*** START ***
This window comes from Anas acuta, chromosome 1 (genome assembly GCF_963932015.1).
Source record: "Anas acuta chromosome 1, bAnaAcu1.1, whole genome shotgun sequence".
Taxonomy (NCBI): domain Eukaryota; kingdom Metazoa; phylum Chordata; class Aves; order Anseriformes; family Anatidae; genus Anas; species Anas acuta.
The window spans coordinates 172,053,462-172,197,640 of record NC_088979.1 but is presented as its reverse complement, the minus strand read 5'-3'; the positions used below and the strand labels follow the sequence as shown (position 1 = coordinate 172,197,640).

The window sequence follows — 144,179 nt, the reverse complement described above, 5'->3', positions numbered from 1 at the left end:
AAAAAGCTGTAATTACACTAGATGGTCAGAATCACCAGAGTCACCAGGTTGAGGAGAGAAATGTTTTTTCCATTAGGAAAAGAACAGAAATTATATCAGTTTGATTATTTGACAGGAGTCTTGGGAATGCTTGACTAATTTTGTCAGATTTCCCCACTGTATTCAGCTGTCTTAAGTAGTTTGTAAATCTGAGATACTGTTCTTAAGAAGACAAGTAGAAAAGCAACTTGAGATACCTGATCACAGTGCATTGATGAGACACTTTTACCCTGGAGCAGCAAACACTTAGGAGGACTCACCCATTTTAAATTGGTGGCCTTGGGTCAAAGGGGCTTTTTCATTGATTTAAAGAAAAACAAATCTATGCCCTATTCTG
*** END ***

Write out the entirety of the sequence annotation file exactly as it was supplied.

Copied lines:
This window comes from Anas acuta, chromosome 1 (genome assembly GCF_963932015.1).
Source record: "Anas acuta chromosome 1, bAnaAcu1.1, whole genome shotgun sequence".
Taxonomy (NCBI): domain Eukaryota; kingdom Metazoa; phylum Chordata; class Aves; order Anseriformes; family Anatidae; genus Anas; species Anas acuta.
The window spans coordinates 172,053,462-172,197,640 of record NC_088979.1 but is presented as its reverse complement, the minus strand read 5'-3'; the positions used below and the strand labels follow the sequence as shown (position 1 = coordinate 172,197,640).

The window sequence follows — 144,179 nt, the reverse complement described above, 5'->3', positions numbered from 1 at the left end:
AAAAAGCTGTAATTACACTAGATGGTCAGAATCACCAGAGTCACCAGGTTGAGGAGAGAAATGTTTTTTCCATTAGGAAAAGAACAGAAATTATATCAGTTTGATTATTTGACAGGAGTCTTGGGAATGCTTGACTAATTTTGTCAGATTTCCCCACTGTATTCAGCTGTCTTAAGTAGTTTGTAAATCTGAGATACTGTTCTTAAGAAGACAAGTAGAAAAGCAACTTGAGATACCTGATCACAGTGCATTGATGAGACACTTTTACCCTGGAGCAGCAAACACTTAGGAGGACTCACCCATTTTAAATTGGTGGCCTTGGGTCAAAGGGGCTTTTTCATTGATTTAAAGAAAAACAAATCTATGCCCTATTCTG